Ghazal 189, Verse 9


chaahte hai;N ;xuub-ruuyo;N ko asad
aap kii .suurat to dekhaa chaahiye

1) you want fine-faced ones, Asad
2) your 'face' is worth seeing!


.suurat : 'Form, fashion, figure, shape, semblance, guise; appearance, aspect; face, countenance; prospect, probability; sign, indication; external state (of a thing); state, condition (of a thing), case, predicament, circumstance; effigy, image, statue, picture, portrait; plan, sketch; mental image, idea;--species; specific character, essence;--means; mode, manner, way'. (Platts p.747)


When some individual would seek to transgress beyond his limit, then to chasten him they say, 'Just look at your 'face' [;zaraa mu;Nh to dekho]-- is this worthy of that?!'. (211)

== Nazm page 211

Bekhud Dihlavi:

He says, here's something new-- just look at the spectacle! Hazrat Asad too claims to be attracted by beautiful ones! Just please consider his 'face'/aspect. That is, when would any beautiful-faced beloved feel attraction for such an unappealing face? (271)

Bekhud Mohani:

Here's something new-- you want beautiful ones! Just please look at your 'face'. That is, it's a miracle of the Lord-- love between you, and beautiful ones! (370)



This verse marks the beginning of a two-verse verse-set that includes {189,9-10}. Many editors, including Hamid, not only don't mark this verse-set, but also reverse the order of the final two verses of the ghazal, no doubt because it's unusual for the pen-name to appear in the penultimate verse. As always, I follow Arshi. And I do so all the more willingly because the other verse, {189,10}, so clearly follows the same train of thought as this one.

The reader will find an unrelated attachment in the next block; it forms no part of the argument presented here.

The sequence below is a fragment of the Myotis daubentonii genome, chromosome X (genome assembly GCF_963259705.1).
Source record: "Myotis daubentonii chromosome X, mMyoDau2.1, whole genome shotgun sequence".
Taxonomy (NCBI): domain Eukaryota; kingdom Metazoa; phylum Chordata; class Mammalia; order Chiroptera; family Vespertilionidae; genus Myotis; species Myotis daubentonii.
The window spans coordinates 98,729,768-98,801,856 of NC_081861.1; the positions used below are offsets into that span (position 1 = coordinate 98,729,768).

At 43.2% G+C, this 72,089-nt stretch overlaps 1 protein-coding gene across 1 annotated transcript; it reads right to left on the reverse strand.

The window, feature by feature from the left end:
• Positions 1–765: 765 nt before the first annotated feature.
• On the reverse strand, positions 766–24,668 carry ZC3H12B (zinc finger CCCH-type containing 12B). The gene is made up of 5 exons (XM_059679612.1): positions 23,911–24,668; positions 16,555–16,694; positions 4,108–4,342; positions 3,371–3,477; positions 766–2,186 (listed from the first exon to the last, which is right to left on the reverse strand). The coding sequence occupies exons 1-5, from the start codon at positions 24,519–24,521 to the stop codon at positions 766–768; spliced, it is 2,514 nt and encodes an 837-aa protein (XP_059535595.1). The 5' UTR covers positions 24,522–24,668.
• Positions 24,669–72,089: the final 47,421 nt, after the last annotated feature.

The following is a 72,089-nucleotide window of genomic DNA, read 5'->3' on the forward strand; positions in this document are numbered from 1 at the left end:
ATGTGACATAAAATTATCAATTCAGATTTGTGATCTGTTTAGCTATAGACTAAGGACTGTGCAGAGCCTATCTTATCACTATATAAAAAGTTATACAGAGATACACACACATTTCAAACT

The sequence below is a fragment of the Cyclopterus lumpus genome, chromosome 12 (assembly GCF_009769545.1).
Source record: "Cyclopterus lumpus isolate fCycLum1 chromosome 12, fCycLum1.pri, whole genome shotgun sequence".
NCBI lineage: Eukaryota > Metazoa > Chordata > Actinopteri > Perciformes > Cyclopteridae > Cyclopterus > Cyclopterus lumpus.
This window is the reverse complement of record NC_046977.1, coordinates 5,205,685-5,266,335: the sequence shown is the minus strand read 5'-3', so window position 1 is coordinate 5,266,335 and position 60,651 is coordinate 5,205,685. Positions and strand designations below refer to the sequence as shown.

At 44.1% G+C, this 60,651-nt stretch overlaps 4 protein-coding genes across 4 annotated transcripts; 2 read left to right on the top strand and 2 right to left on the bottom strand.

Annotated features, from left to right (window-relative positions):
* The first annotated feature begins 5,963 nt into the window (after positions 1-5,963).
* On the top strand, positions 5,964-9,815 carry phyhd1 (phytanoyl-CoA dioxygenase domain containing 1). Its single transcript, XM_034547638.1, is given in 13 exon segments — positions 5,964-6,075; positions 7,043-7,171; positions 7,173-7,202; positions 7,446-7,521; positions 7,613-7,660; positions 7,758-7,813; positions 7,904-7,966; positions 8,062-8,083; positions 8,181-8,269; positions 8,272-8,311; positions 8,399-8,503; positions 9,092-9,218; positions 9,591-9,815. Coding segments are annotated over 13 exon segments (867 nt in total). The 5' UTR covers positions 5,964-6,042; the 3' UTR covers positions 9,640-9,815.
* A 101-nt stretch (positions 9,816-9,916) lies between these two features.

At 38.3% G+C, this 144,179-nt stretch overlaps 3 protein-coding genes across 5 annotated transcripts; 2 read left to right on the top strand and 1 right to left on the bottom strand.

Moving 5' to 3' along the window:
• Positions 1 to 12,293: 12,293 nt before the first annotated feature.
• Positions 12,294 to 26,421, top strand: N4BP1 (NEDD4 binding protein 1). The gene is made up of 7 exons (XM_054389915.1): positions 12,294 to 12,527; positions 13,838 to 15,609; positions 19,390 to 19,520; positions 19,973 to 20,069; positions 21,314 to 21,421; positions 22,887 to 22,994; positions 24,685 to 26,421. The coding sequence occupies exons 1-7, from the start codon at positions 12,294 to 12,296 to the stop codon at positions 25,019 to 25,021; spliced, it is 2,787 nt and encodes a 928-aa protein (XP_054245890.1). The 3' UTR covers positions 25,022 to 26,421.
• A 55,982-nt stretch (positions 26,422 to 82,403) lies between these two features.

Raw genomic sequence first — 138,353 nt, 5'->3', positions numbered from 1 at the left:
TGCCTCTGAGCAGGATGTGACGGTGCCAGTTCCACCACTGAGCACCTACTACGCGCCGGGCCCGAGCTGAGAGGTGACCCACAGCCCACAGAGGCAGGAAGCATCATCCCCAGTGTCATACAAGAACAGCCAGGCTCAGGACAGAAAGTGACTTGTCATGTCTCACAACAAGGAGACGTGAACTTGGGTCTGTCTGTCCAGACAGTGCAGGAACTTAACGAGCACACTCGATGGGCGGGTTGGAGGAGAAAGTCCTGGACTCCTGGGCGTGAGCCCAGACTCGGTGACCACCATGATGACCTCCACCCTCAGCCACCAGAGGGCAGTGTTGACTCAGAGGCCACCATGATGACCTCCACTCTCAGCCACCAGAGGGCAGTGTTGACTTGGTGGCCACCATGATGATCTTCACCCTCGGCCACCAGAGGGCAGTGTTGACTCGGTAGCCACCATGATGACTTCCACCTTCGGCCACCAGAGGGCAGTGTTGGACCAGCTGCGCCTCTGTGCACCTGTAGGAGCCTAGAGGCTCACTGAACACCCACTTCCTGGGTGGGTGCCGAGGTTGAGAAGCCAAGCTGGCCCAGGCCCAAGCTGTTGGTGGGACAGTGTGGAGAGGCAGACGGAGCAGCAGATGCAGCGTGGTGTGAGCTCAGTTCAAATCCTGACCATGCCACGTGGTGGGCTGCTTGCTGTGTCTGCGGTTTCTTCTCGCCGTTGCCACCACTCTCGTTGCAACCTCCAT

On the grammar of dekhaa chaahiye , see {1,3}.

The wonderfully protean .suurat (see the definition above) is a word that ranges constantly from the physical ('face') through the all-purpose ('aspect') to the abstract ('state of affairs'). And here the second line is so vague, yet so charged and forceful-- it's really a moral imperative, something like 'ought to be seen'-- that the whole effect is to call attention to the crucial importance of .suurat (with of course the wordplay of 'looking at' (a face) as a piquant reminder of its literal meaning).

But what is it exactly about the first line that demands the disdainful, exclamatory corrective of the second line? Here are some possibilities:

=You want fine-faced ones-- but your own face is 'worth seeing', for the sheer contrast with such beauty.
=You want fine-faced ones-- how do you have the 'face' to (or, the nerve to; or, the gall to) aspire so high?!
=You want fine-faced ones-- but your 'situation' or 'condition' renders that aspiration absurd.
=You present yourself as a lover-- you, in the 'guise' or 'semblance' of a lover, are a sight worth seeing!
=You aspire to be a lover-- let's see how your 'plan', your 'idea', turns out!

And so on, and so on. One good verse for comparison: {161,1}, in which .suurat plays an almost equally protean role in making the verse slippery and multivalent. Another verse from the same ghazal is {161,10}, in which mu;Nh is used in the same idiomatically disdainful way that .suurat is in the present verse.

But then, this verse is also the beginning of a verse-set; so it should also be read in conjunction with {189,10}.